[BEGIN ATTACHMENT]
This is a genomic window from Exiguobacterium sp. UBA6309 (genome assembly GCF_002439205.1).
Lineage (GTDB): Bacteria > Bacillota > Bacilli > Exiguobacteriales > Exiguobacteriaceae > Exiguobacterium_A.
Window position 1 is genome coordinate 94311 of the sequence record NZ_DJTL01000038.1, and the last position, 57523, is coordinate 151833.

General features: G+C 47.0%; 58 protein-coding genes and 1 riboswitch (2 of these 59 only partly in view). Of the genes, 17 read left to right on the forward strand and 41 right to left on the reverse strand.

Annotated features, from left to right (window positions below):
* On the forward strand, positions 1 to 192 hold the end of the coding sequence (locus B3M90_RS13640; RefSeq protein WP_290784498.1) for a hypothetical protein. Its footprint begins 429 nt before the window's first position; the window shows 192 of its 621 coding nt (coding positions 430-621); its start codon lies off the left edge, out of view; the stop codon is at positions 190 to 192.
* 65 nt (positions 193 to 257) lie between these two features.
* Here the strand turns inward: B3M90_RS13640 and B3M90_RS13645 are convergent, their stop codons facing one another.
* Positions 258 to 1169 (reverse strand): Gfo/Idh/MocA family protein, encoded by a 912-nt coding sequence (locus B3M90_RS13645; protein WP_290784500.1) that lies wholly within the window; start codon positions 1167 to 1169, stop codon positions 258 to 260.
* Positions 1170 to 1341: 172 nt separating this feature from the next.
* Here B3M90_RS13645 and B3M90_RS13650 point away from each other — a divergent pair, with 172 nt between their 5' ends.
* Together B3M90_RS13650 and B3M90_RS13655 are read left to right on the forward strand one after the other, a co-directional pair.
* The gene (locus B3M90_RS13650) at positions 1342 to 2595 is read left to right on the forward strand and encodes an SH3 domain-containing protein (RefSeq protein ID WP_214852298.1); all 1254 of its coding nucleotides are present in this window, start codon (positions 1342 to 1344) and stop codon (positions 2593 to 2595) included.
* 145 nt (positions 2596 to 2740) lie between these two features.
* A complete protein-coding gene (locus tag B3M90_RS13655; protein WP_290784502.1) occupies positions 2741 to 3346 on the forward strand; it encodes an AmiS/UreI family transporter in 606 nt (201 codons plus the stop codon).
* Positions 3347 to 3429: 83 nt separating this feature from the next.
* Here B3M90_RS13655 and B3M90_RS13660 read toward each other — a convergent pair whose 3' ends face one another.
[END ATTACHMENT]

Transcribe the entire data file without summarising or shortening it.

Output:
This is a genomic window from Exiguobacterium sp. UBA6309 (genome assembly GCF_002439205.1).
Lineage (GTDB): Bacteria > Bacillota > Bacilli > Exiguobacteriales > Exiguobacteriaceae > Exiguobacterium_A.
Window position 1 is genome coordinate 94311 of the sequence record NZ_DJTL01000038.1, and the last position, 57523, is coordinate 151833.

General features: G+C 47.0%; 58 protein-coding genes and 1 riboswitch (2 of these 59 only partly in view). Of the genes, 17 read left to right on the forward strand and 41 right to left on the reverse strand.

Annotated features, from left to right (window positions below):
* On the forward strand, positions 1 to 192 hold the end of the coding sequence (locus B3M90_RS13640; RefSeq protein WP_290784498.1) for a hypothetical protein. Its footprint begins 429 nt before the window's first position; the window shows 192 of its 621 coding nt (coding positions 430-621); its start codon lies off the left edge, out of view; the stop codon is at positions 190 to 192.
* 65 nt (positions 193 to 257) lie between these two features.
* Here the strand turns inward: B3M90_RS13640 and B3M90_RS13645 are convergent, their stop codons facing one another.
* Positions 258 to 1169 (reverse strand): Gfo/Idh/MocA family protein, encoded by a 912-nt coding sequence (locus B3M90_RS13645; protein WP_290784500.1) that lies wholly within the window; start codon positions 1167 to 1169, stop codon positions 258 to 260.
* Positions 1170 to 1341: 172 nt separating this feature from the next.
* Here B3M90_RS13645 and B3M90_RS13650 point away from each other — a divergent pair, with 172 nt between their 5' ends.
* Together B3M90_RS13650 and B3M90_RS13655 are read left to right on the forward strand one after the other, a co-directional pair.
* The gene (locus B3M90_RS13650) at positions 1342 to 2595 is read left to right on the forward strand and encodes an SH3 domain-containing protein (RefSeq protein ID WP_214852298.1); all 1254 of its coding nucleotides are present in this window, start codon (positions 1342 to 1344) and stop codon (positions 2593 to 2595) included.
* 145 nt (positions 2596 to 2740) lie between these two features.
* A complete protein-coding gene (locus tag B3M90_RS13655; protein WP_290784502.1) occupies positions 2741 to 3346 on the forward strand; it encodes an AmiS/UreI family transporter in 606 nt (201 codons plus the stop codon).
* Positions 3347 to 3429: 83 nt separating this feature from the next.
* Here B3M90_RS13655 and B3M90_RS13660 read toward each other — a convergent pair whose 3' ends face one another.